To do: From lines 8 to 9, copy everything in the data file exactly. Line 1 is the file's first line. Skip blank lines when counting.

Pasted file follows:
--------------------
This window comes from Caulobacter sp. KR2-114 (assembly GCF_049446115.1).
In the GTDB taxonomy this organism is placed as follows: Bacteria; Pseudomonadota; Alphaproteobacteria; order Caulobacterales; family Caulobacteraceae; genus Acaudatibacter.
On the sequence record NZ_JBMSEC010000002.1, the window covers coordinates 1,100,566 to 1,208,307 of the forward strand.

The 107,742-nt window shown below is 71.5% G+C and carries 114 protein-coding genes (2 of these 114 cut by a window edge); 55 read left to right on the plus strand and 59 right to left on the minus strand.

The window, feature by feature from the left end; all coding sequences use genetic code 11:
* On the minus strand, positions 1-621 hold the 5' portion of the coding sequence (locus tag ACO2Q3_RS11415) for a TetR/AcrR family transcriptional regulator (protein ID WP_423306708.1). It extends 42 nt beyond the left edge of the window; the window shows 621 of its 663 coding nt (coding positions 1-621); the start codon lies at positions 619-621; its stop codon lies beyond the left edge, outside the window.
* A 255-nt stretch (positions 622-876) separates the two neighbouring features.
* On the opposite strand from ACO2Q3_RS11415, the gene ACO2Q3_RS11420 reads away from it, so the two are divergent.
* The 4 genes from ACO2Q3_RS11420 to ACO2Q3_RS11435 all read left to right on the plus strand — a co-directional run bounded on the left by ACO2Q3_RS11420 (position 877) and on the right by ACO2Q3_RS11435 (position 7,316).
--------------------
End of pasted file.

* On the opposite strand from ACO2Q3_RS11415, the gene ACO2Q3_RS11420 reads away from it, so the two are divergent.
* The 4 genes from ACO2Q3_RS11420 to ACO2Q3_RS11435 all read left to right on the plus strand — a co-directional run bounded on the left by ACO2Q3_RS11420 (position 877) and on the right by ACO2Q3_RS11435 (position 7,316).